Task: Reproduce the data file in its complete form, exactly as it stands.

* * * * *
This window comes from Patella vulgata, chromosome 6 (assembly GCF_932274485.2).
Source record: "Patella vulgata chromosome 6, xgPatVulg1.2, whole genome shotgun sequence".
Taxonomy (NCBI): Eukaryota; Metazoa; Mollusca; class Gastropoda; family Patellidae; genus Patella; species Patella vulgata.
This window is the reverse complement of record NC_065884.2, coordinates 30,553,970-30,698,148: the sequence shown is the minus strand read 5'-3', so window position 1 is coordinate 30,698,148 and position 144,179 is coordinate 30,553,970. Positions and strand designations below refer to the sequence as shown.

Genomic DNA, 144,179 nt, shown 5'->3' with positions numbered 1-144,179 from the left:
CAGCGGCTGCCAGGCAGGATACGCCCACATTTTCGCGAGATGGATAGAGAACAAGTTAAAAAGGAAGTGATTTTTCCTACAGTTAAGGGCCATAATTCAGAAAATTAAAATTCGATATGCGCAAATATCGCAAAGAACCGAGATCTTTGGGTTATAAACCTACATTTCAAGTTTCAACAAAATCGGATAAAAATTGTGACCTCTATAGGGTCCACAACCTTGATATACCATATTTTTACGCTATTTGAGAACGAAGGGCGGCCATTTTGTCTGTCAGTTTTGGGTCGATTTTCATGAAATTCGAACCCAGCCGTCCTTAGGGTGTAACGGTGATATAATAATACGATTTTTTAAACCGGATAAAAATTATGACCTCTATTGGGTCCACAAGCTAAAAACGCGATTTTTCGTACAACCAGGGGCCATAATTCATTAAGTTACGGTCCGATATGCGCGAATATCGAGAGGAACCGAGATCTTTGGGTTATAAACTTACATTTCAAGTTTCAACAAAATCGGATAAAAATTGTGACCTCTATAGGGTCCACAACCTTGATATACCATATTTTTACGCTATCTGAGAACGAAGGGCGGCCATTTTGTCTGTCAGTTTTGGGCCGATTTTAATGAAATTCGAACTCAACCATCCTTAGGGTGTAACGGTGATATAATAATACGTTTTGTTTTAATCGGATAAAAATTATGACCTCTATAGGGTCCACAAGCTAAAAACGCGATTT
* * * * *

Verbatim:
This window comes from Patella vulgata, chromosome 6 (assembly GCF_932274485.2).
Source record: "Patella vulgata chromosome 6, xgPatVulg1.2, whole genome shotgun sequence".
Taxonomy (NCBI): Eukaryota; Metazoa; Mollusca; class Gastropoda; family Patellidae; genus Patella; species Patella vulgata.
This window is the reverse complement of record NC_065884.2, coordinates 30,553,970-30,698,148: the sequence shown is the minus strand read 5'-3', so window position 1 is coordinate 30,698,148 and position 144,179 is coordinate 30,553,970. Positions and strand designations below refer to the sequence as shown.

Genomic DNA, 144,179 nt, shown 5'->3' with positions numbered 1-144,179 from the left:
CAGCGGCTGCCAGGCAGGATACGCCCACATTTTCGCGAGATGGATAGAGAACAAGTTAAAAAGGAAGTGATTTTTCCTACAGTTAAGGGCCATAATTCAGAAAATTAAAATTCGATATGCGCAAATATCGCAAAGAACCGAGATCTTTGGGTTATAAACCTACATTTCAAGTTTCAACAAAATCGGATAAAAATTGTGACCTCTATAGGGTCCACAACCTTGATATACCATATTTTTACGCTATTTGAGAACGAAGGGCGGCCATTTTGTCTGTCAGTTTTGGGTCGATTTTCATGAAATTCGAACCCAGCCGTCCTTAGGGTGTAACGGTGATATAATAATACGATTTTTTAAACCGGATAAAAATTATGACCTCTATTGGGTCCACAAGCTAAAAACGCGATTTTTCGTACAACCAGGGGCCATAATTCATTAAGTTACGGTCCGATATGCGCGAATATCGAGAGGAACCGAGATCTTTGGGTTATAAACTTACATTTCAAGTTTCAACAAAATCGGATAAAAATTGTGACCTCTATAGGGTCCACAACCTTGATATACCATATTTTTACGCTATCTGAGAACGAAGGGCGGCCATTTTGTCTGTCAGTTTTGGGCCGATTTTAATGAAATTCGAACTCAACCATCCTTAGGGTGTAACGGTGATATAATAATACGTTTTGTTTTAATCGGATAAAAATTATGACCTCTATAGGGTCCACAAGCTAAAAACGCGATTT